Lancet Commission: climate change greatest threat to global health
In 2015, The Lancet Commission published statements saying that climate change endangers all progress made in global health during the last 50 years. And its consequences are already being felt at unreasonably high cost, potentially catastrophic.
The decarbonisation of the global economy and securing the associated benefits to public health are no longer a technical or an economic issue, it is now primarily a question of political will.
The Lancet Commission on Climate Change and Health describe climate change as “the greatest threat to global health in the 21st century” and at the same time as the “greatest opportunity for health”, if active mitigation measures would be implemented swiftly and effectively.
The Lancet Commission calls for a rapid decarbonisation and the fastest possible exit from fossil energy sources, in particular from coal.
» MedAct – 25 June 2014:
UK Doctors Vote to End Investments in the Fossil Fuel Industry
» The Guardian – 23 June 2015:
Climate change threatens 50 years of progress in global health, study says
THE LANCET REPORT:
Climate change a ‘health emergency’
The healthcare sector accounts for up to 10% of gross domestic product in many countries. That may sound like a lot of money. But in May 2015, financial experts at the International Monetary Fund revealed that the full costs of fossil fuels being picked up by taxpayers runs at US$10 million per minute, which is more than the total spent on healthcare by the world’s governments.
The evidence linking climate change and bad health is growing: it quotes statistics compiled by the World Health Organisation estimating that, in the period 2030 to 2050, climate change will account for approximately 250,000 additional deaths each year around the world due to malnutrition, malaria, dengue fever, diarrhoea and heat stress.
On 23 June 2015 an important new research series, known as the 2015 Lancet Commission on Health and Climate, was released.
This report, published in the international medical journal The Lancet, updates and builds on the ground breaking UCL-Lancet Commission published in 2009 when climate change was first described as the “biggest global health threat of the 21st century”.
The 2015 Commission brings together more than 60 international experts as a new commission to respond to climate change. The Commission report includes research and evidence from five working groups, each tackling a particular part of the policy response to this crisis to deliver updates on the scale of the threat, and potential ways forward.
This is a bit like the UN IPCC panel for the health world. With contributions from climate scientists, economists, energy and health professionals, the Commission report presents mitigation and adaptation policies necessary to protect human health from climate change and to promote sustainable development. The 2015 Lancet Commission on Health and Climate Change was formed to map out a comprehensive response to climate change – a ‘prescription’ to protect human health and survival worldwide. It represents a strong international, multidisciplinary collaboration between academic centres in Europe and China, including University College London (UCL), Tsinghua University in Beijing, Stockholm Resilience Centre, the UK Meteorological Office and the University of Exeter.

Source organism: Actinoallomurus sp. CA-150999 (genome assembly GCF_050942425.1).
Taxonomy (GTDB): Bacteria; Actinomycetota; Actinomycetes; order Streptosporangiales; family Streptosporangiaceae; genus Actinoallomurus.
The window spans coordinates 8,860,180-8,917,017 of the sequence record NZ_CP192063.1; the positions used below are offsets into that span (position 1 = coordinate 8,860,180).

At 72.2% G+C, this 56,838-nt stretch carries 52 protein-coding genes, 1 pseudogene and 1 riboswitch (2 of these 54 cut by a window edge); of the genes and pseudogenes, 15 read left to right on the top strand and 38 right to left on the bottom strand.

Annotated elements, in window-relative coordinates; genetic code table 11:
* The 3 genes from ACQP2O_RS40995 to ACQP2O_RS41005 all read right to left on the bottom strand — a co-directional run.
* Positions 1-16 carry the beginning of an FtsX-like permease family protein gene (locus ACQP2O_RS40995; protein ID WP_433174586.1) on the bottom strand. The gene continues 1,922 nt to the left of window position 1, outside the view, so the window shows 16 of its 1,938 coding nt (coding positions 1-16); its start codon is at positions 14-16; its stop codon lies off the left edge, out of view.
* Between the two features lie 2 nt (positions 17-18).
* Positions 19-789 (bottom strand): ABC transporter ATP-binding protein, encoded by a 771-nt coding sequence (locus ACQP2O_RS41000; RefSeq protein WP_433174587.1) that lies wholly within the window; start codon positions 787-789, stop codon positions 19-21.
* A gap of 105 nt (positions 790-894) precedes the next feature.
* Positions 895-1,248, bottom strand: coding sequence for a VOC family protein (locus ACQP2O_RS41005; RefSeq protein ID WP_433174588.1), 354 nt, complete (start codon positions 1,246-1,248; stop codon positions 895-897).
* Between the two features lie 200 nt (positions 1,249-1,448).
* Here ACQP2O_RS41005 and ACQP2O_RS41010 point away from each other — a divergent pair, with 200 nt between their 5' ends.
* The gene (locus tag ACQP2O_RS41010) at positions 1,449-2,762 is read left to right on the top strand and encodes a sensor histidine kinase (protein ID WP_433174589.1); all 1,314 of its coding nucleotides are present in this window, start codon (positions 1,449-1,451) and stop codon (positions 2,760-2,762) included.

Threat to human health
The 2015 Commission understands climate change as a ‘health emergency’. The threat to human health from climate change is so great that it could undermine the last fifty years of gains in development and global health, according to the Commission.
However, the landmark report, launched in the first of a series of rolling events around the world, provides comprehensive new evidence showing responses to mitigate and adapt to climate change have significant direct and indirect positive health benefits – from reducing air pollution to improving diet – making concerted efforts to tackle climate change one of the greatest opportunities to improve global health this century.
The key messages are
• The effects of climate change are being felt today, and future projections represent an unacceptably high and potentially catastrophic risk to human health. Both directly and indirectly, climate change is hurting our health. This isn’t something we can worry about in the future–it’s a problem that’s right here, right now.
• However, tackling climate change could be the greatest global health opportunity of the 21st century. By limiting greenhouse gas emissions or adapting communities to be more resilient, climate action can also result in unprecedented, concrete and rapid improvements to public health.
• Reducing carbon emissions will help avoid catastrophic climate change, and will also save a significant amount of money from being spent on healthcare costs – e.g. according to one study, the health benefits of air quality improvements could offset the costs of the carbon-cutting policies by up to ten times.